It was only after all this drama that I learned that there are some specialized headers out there from the Teensy folks. Sparkfun also carries better Female Headers (PRT-00115) and Break Away Headers – Long (PRT-10158). There’s also some nice tricks in a 4-channel audio project buried on Sparkfun’s site. Had I seen all of this beforehand, I would have approached things much differently!

I’ll take responsibility for not researching my options further on this one, and just jumping in with what was in front of me. But it still seemed odd to me that Sparkfun would sell something with such obvious flaws. So I contacted them and they quickly responded. After sending them pictures and describing the issue they gave me a credit for the Teensy board and the header kit (more than I expected). Pretty cool. I’ve already placed an order for more boards (AND BETTER HEADERS) so I can redo the hardware part of this project. I’ll keep the first one as the prototype… which is the point after all.

As you’ll see, I’ll have mostly good things to say about Teensy and their audio board, but there is one last pet peeve…

Form Factor

As I learned later, in the workshop materials, they wired up their breadboards first and then plopped the controller down into place. This is completely backwards from how I work on projects.

I like to see the pins I am accessing. The wings of the Teensy Audio board are problematic for easy access to the pins. At one point this contributed (with poor light and fatigue) to some funky wiring on my part which made me think I had routed voltage to an input. The board seems to work though, so I may be OK.

Libraries – Bounce and SD

The projects that I was working on just before this one used the web IDE for Particle Photon. I really like the Particle IDE, and got kind of spoiled by how easily they handle libraries. When I came back to Arduino, I had to reacquaint myself with how libraries are stored and updated, and how to handle conflicts.

I had the most trouble out of Bounce and SD libraries, either because they were old or conflicting with Teensy’s better libraries. When this happens, you get some freaky errors…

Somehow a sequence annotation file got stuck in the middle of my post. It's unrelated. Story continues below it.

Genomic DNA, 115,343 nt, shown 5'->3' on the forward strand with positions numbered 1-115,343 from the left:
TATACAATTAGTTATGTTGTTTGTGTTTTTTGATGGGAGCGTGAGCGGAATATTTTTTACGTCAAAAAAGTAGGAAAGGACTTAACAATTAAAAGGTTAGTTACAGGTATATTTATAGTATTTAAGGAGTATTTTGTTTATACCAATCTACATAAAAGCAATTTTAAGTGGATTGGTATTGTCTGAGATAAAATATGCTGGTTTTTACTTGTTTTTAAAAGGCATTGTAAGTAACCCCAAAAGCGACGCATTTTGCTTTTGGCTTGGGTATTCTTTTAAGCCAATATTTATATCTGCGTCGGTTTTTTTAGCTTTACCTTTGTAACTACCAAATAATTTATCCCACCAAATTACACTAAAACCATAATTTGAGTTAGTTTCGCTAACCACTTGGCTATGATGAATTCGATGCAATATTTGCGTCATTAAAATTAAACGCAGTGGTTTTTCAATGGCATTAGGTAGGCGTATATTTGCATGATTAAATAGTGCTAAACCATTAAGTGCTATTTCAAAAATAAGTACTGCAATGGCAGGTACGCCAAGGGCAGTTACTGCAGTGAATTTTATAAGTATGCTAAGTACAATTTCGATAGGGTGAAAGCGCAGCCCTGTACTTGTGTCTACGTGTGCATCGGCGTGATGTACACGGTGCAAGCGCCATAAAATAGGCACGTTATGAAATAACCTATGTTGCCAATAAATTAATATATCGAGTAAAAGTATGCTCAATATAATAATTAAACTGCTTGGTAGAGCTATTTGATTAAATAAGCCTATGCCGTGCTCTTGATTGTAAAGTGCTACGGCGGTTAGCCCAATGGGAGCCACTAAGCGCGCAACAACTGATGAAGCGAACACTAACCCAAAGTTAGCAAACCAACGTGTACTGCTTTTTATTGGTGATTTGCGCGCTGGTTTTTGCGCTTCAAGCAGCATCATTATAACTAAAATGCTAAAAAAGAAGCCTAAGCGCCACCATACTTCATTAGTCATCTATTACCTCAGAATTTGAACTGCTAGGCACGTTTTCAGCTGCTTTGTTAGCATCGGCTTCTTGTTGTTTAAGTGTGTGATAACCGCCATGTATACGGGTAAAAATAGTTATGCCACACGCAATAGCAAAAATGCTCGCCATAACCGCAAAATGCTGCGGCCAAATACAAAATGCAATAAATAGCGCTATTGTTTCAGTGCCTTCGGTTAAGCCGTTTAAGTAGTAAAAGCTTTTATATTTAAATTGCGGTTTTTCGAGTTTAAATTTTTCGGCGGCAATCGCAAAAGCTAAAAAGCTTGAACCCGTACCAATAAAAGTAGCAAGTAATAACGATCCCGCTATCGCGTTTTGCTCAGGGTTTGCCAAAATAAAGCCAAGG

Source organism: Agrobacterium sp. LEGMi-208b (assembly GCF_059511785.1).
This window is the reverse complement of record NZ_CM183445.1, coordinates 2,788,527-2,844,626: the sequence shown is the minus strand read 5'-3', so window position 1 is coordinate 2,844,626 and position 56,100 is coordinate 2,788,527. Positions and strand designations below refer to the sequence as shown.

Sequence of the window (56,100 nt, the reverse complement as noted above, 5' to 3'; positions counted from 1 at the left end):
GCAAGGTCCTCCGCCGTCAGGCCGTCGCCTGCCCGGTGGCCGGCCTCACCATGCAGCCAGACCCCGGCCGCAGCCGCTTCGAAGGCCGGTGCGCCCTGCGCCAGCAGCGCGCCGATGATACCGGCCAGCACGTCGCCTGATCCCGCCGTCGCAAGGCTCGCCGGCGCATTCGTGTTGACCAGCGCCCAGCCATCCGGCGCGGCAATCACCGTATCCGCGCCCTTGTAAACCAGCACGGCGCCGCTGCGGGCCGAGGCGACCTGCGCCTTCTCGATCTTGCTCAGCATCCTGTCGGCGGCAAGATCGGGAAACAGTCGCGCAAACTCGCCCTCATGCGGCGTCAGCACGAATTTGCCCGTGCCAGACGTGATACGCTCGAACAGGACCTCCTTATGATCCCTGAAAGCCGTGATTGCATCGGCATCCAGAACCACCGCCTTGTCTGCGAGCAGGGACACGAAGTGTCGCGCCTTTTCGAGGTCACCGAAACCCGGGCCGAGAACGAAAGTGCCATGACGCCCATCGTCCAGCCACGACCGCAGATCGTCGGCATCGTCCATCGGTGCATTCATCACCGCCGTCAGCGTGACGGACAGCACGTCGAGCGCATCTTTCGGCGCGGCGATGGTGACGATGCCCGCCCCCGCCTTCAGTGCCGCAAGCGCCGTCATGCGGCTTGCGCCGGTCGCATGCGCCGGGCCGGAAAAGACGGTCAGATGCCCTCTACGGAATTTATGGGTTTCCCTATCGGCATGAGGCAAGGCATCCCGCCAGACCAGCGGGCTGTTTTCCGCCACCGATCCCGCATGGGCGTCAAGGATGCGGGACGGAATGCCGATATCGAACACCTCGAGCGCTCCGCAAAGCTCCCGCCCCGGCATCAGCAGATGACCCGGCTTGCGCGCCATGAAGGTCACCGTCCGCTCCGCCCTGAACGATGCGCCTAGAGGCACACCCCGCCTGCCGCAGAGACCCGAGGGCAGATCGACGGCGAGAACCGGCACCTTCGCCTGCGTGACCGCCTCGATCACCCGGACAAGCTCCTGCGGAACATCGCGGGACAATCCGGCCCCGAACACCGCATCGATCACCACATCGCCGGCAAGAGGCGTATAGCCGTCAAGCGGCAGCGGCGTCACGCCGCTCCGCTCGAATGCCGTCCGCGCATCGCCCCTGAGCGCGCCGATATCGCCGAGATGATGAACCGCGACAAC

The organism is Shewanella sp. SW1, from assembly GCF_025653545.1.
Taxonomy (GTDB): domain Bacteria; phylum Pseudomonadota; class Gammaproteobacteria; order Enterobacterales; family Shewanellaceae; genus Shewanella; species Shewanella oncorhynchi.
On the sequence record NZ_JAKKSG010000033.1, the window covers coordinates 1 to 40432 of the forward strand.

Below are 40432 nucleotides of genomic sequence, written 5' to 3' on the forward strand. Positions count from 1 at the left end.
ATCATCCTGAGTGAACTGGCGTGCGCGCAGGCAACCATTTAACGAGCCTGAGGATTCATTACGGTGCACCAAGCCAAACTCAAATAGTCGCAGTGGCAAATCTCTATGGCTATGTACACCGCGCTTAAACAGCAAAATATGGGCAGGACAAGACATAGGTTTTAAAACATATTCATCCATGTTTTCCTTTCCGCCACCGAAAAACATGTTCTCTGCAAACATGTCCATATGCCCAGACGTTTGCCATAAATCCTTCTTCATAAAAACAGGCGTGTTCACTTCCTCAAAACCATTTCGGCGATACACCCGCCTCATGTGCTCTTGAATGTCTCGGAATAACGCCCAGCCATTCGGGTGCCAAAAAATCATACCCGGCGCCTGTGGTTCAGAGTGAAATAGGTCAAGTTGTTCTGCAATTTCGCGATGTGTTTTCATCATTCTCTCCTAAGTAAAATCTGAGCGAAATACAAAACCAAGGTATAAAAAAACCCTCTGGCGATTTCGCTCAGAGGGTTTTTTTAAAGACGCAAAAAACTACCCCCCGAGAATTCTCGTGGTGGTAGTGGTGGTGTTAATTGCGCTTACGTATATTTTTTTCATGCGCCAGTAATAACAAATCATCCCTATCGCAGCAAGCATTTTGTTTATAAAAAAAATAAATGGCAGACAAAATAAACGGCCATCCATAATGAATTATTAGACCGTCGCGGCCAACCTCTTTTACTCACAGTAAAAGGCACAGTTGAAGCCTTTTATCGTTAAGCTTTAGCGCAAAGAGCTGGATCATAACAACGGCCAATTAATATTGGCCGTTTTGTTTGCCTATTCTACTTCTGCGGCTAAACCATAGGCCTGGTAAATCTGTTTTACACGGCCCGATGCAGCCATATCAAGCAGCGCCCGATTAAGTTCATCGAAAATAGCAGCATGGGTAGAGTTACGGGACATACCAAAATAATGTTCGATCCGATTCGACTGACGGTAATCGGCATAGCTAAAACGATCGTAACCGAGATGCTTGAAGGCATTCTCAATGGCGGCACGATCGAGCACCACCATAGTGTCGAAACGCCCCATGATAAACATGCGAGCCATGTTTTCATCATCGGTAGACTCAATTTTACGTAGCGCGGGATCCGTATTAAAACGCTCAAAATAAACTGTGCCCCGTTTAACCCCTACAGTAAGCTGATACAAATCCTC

Arduino: 1.8.5 (Windows 8.1), TD: 1.41, Board: "Teensy 3.2 / 3.1, Serial, 96 MHz (overclock), Faster, US English"

C:\Users\Jeremy dePrisco\Documents\Arduino\libraries\Bounce\._Bounce.cpp:1:1: warning: null character(s) ignored

  Mac OS X  2 °  â  ATTR;šÉÿ â ¼ Y  ¼ J com.apple.quarantine   com.apple.TextEncoding -40000;50e83707;Safari;A8E94CDC-818F-4261-9260-ADAEECB12457|com.apple.Safariutf-8;134217984

These were easy enough to work through, and a couple reboots were needed to really clear things out.

SD Card Madness

Over the years as I’ve tried other boards, SD card and file format issues were the norm. So I wasn’t surprised to run into some things here. As of this writing, the Teensy folks leave out some specifics on the requirements. On both generic and SanDisk SD cards, a default Windows FAT32 with default block size didn’t work. NTFS and exFAT also didn’t work (didn’t think they would – only tried for the heck of it).

It was only after I reformatted using 16kb block size that I had success. Some tutorials will tell you to use FAT16, but there is no option to format FAT16 in Win 8.1 (not without special software). Even the Sandisk SD card formatting program only did FAT32.

Teensy recommends that you use a Sandisk Ultra card for SD card Ultra best for multi-file playback, which I proved out: my generic card glitched out and sent me down a rabbit hole looking for coding solutions that were not necessary.

From there, the file naming convention is 8.3, which is typical of these projects. It was so nice to be free to use more than 8 or 16 MB of audio! With 16 GB, there’s not really much I can’t do with this.

The Good News

After moving my work area back to a much more comfortable spot, and after getting some sleep, I tackled this project for about 8 hrs. The time flew by. The Teensy Audio Board kicks ass.

I was able to duplicate most of the behaviors of the pre-programmed Adafruit FX Board by creating my own code pieced together from a variety of example files. But it wasn’t all copy/paste. I had to solve a number of issues, all of which took some careful thought.

The online audio system design tool gives a great visual representation of how signals are routed. While I’ve been exposed to MAX in Ableton, this was my first outing with this sort of platform, and it was easy to use. Creating my own routing for my project – which differed significantly from the workshop setup – was easy to do.

Where’s the code? I’m going to post that eventually, but right now this write-up is more about the hardware – and the benefit of setting aside dedicated time to immerse yourself into a subject.

Finished prototype (using generic card)

February 10, 2018 Update

After considering a few different options for mounting and headers, I gave it another go with fresh boards.

Yet a third iteration is on the way using the Teensy Breakout sold on Tindie. Sparkfun also carries a Teensy Shield that allows interfacing with the Arduino Uno shield footprint, but it is of course a bit larger and more than I need for this project.

 

Categories
Arduino Blog Electronics

Adafruit FX Sound Board 16 MB

January 2018